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Nearly two months after Shanghai was placed under lockdown, party mouthpiece People’s Daily says the nation’s zero-Covid policy is gradually having “the desired effects”. Photo: Reuters

As China strikes positive tone on economy, experts play down short-term impact of policy support

  • Propaganda machine is churning out pro-growth statements and defending coronavirus-control measures, but some say greater policy support is needed
  • Others suggest that official data may overstate the strength of China’s economy ahead of the party congress and leadership reshuffle later this year

While Chinese officials and state media are playing up the nation’s economic prospects, many analysts remain sceptical about seeing any significant improvements in the short term, even as Shanghai is looking to gradually ease a lockdown that has gripped the financial hub since March.

Nearly two months into the lockdown of Shanghai, with a population of 25 million people, health authorities there announced a “phased” plan on Monday to broadly reopen and allow normal life to resume next month.

In an article on Wednesday, party mouthpiece People’s Daily cited an official with the state planner – the National Development and Reform Commission (NDRC) – as saying that the economy will return to normal “soon”, as the country’s “efficient Covid-19 control measures and pro-growth policies gradually produce the intended effects”.

It also highlighted comments by NDRC spokeswoman Meng Wei, who said the government would “make every effort” to expand domestic demand, press ahead with a number of major investment projects to drive growth, and lift market confidence while restoring production.


Shanghai plans to start lifting months-long lockdown in June

Shanghai plans to start lifting months-long lockdown in June
The article ran after Vice-Premier Liu He said on Tuesday that the government would support the private economy, as well as the development of digital economy companies and their public listings. His comments, at a meeting with tech executives, buoyed hopes that a regulatory crackdown on the sector might be easing.

The unprecedented crackdown on internet companies, which began in late 2020, has pummelled Chinese tech companies and roiled markets, erasing billions of dollars worth of market value and weighing heavily on an important growth driver.

The surprise contraction of China’s economy in April has further hit the already fragile market sentiment on the recovery, while some economists have called for more impactful policy support.
Rory Green, head of China and Asia research at London-based research firm TS Lombard, said China’s gross domestic product (GDP) growth will fall short of Beijing’s target of “ around 5.5 per cent” this year due to Beijing’s zero-Covid policy, which mandates lockdowns, mass testing and quarantines.
Official data may overstate the strength of the economy ahead of the party congress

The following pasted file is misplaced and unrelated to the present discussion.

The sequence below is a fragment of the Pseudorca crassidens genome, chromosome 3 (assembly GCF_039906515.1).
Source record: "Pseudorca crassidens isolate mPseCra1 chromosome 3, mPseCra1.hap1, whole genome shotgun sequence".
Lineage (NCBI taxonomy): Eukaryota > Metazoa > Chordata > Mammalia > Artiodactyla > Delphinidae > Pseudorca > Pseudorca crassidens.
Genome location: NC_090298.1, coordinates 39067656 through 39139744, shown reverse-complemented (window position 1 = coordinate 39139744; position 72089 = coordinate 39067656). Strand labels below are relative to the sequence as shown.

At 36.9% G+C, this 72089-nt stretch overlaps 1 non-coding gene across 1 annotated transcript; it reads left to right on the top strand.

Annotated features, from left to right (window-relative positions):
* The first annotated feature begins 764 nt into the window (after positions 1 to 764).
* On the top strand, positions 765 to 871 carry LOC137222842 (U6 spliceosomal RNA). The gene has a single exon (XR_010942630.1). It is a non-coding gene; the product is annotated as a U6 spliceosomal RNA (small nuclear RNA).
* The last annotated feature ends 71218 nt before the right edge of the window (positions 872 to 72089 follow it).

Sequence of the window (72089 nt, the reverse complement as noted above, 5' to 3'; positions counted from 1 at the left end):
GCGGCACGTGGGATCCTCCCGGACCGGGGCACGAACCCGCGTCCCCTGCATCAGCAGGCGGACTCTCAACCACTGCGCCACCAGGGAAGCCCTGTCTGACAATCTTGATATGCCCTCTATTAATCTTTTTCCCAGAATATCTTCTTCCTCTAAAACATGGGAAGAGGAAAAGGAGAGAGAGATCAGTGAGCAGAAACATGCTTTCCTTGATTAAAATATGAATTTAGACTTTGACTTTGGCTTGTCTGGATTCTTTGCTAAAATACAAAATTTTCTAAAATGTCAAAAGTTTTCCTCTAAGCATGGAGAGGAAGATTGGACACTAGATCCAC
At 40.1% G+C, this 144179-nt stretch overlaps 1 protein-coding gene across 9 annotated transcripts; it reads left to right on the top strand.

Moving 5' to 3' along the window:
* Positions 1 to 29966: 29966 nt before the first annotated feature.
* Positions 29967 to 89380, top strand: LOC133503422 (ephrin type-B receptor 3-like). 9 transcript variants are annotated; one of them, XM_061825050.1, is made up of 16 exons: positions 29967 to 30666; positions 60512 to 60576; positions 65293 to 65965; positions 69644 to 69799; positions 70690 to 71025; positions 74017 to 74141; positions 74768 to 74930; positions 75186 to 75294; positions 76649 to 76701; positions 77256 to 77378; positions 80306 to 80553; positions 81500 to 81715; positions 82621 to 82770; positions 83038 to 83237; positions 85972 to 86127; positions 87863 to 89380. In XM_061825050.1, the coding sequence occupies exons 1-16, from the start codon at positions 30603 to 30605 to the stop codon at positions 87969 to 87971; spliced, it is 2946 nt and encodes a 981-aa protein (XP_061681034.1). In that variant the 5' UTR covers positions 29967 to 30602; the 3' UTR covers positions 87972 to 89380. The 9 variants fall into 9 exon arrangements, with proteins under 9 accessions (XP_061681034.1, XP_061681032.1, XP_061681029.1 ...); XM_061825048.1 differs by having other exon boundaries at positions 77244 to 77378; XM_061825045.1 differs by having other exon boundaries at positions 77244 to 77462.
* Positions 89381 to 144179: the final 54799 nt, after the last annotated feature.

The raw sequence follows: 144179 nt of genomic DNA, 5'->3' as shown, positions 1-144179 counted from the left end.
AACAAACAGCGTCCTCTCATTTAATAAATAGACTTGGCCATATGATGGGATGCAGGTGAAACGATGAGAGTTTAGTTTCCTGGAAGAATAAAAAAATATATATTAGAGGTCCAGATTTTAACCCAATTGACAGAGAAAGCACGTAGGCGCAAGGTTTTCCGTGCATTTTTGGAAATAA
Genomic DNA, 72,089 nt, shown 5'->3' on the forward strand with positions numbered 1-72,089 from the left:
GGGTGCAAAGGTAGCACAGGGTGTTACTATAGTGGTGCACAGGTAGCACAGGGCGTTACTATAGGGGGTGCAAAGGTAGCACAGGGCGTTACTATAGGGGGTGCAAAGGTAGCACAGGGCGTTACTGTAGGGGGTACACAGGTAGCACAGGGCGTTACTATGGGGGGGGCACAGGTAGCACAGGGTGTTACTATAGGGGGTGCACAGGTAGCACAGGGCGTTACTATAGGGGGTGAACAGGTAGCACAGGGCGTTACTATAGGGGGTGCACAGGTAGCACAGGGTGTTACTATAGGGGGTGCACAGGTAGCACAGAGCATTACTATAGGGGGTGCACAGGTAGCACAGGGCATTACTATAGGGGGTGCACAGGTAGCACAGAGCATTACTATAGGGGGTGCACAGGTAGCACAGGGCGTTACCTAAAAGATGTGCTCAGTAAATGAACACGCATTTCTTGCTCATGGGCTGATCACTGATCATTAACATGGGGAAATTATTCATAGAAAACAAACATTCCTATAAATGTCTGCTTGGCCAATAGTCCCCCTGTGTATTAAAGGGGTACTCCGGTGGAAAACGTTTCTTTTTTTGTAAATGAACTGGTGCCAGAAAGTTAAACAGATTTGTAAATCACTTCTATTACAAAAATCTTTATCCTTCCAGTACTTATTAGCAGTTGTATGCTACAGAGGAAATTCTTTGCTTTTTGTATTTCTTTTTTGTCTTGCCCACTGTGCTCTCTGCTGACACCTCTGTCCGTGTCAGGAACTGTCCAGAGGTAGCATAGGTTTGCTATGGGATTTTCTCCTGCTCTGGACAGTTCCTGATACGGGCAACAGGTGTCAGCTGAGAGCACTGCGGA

Rory Green, TS Lombard

“We see the economy contracting by 0.5 per cent, year on year, in the second quarter of this year, and growing at 3.3 per cent, year on year, for [all of] 2022. A technical recession – two straight quarters of negative growth – is still unlikely, but an annual growth rate of 3.3 per cent is effectively a growth recession for China,” Green said.

“Official data may overstate the strength of the economy ahead of the party congress,” he added, referring to the political gathering later this year when major leadership changes will be announced.

Vice-Minister of Finance Xu Hongcai said on Tuesday that China has accelerated the implementation of a slew of fiscal and tax policies to support companies, adding that the ministry will “promptly design additional policy tools and strengthen policy adjustment to stabilise the economy and ensure the achievement of full-year economic and social development goals”.

The comments from Chinese officials highlighted by state media came after major indicators measuring the state of the world’s second-largest economy fell short of expectations in data released on Monday, with industrial production, retail sales, fixed-asset investment and the surveyed jobless rate falling to their weakest levels in more than two years.

China has also been challenged by capital outflows this year. The latest official data indicated that foreign investors cut their holdings of yuan bonds by US$559 billion in April – the third straight month their holdings were cut.

Data released by the Ministry of Finance on Tuesday showed that China’s general fiscal revenue plunged by 41 per cent in April as the government gave money back to taxpayers to help businesses weather the impact of virus curbs.

Everbright Securities’ chief economist, Gao Ruidong, said on Wednesday that he did not expect Beijing to launch new policy tools in the first half of the year.

“It is expected that the policy focus in the short term will still be on actively promoting the resumption of work and production, and on accelerating the implementation of existing policies,” Gao said.

China censors more economists after critical takes on zero-Covid

Meanwhile, the state-backed Economic Daily said in an editorial on Wednesday that Beijing’s plans to build a “unified domestic market” at a “critical time” were a reflection of the central government’s “determination and confidence” to “break ground” to further deepen market reforms.

Beijing also recently announced plans to build a “ unified domestic market”. Under the ambitious strategy, which aims to reduce market-access barriers and local protectionism, China would also become a bigger magnet for global firms and investors, with additional emphasis on more efficient production, distribution, circulation and consumption.

“[The plan] effectively stabilised market expectations and provided strong support for us to resist external uncertainties with our own certainty,” the editorial said.